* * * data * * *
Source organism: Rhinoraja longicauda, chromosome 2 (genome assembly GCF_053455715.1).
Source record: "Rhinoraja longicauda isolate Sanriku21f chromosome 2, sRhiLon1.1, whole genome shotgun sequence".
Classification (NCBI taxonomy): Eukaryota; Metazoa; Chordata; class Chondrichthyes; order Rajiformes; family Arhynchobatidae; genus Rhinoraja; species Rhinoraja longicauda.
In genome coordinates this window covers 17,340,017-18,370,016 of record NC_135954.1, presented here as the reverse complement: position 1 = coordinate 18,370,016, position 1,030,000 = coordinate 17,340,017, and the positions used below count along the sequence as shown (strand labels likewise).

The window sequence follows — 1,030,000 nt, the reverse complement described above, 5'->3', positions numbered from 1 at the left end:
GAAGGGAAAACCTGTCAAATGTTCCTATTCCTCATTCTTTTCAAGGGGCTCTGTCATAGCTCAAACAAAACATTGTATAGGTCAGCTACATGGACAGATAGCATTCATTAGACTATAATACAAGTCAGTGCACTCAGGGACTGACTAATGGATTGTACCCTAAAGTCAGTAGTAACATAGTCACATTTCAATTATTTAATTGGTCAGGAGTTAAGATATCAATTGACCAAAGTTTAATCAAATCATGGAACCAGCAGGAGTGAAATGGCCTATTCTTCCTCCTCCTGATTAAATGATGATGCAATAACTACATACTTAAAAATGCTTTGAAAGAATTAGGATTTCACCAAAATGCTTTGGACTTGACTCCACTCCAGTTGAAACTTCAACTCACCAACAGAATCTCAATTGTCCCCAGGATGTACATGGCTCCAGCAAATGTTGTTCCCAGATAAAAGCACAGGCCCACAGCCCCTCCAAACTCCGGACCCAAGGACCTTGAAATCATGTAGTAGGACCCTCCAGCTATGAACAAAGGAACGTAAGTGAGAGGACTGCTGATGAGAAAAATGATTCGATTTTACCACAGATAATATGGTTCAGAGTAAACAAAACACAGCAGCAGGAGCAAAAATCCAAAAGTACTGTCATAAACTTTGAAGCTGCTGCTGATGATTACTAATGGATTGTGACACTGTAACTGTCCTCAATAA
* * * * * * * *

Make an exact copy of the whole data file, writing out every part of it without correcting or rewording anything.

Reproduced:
Source organism: Rhinoraja longicauda, chromosome 2 (genome assembly GCF_053455715.1).
Source record: "Rhinoraja longicauda isolate Sanriku21f chromosome 2, sRhiLon1.1, whole genome shotgun sequence".
Classification (NCBI taxonomy): Eukaryota; Metazoa; Chordata; class Chondrichthyes; order Rajiformes; family Arhynchobatidae; genus Rhinoraja; species Rhinoraja longicauda.
In genome coordinates this window covers 17,340,017-18,370,016 of record NC_135954.1, presented here as the reverse complement: position 1 = coordinate 18,370,016, position 1,030,000 = coordinate 17,340,017, and the positions used below count along the sequence as shown (strand labels likewise).

The window sequence follows — 1,030,000 nt, the reverse complement described above, 5'->3', positions numbered from 1 at the left end:
GAAGGGAAAACCTGTCAAATGTTCCTATTCCTCATTCTTTTCAAGGGGCTCTGTCATAGCTCAAACAAAACATTGTATAGGTCAGCTACATGGACAGATAGCATTCATTAGACTATAATACAAGTCAGTGCACTCAGGGACTGACTAATGGATTGTACCCTAAAGTCAGTAGTAACATAGTCACATTTCAATTATTTAATTGGTCAGGAGTTAAGATATCAATTGACCAAAGTTTAATCAAATCATGGAACCAGCAGGAGTGAAATGGCCTATTCTTCCTCCTCCTGATTAAATGATGATGCAATAACTACATACTTAAAAATGCTTTGAAAGAATTAGGATTTCACCAAAATGCTTTGGACTTGACTCCACTCCAGTTGAAACTTCAACTCACCAACAGAATCTCAATTGTCCCCAGGATGTACATGGCTCCAGCAAATGTTGTTCCCAGATAAAAGCACAGGCCCACAGCCCCTCCAAACTCCGGACCCAAGGACCTTGAAATCATGTAGTAGGACCCTCCAGCTATGAACAAAGGAACGTAAGTGAGAGGACTGCTGATGAGAAAAATGATTCGATTTTACCACAGATAATATGGTTCAGAGTAAACAAAACACAGCAGCAGGAGCAAAAATCCAAAAGTACTGTCATAAACTTTGAAGCTGCTGCTGATGATTACTAATGGATTGTGACACTGTAACTGTCCTCAATAA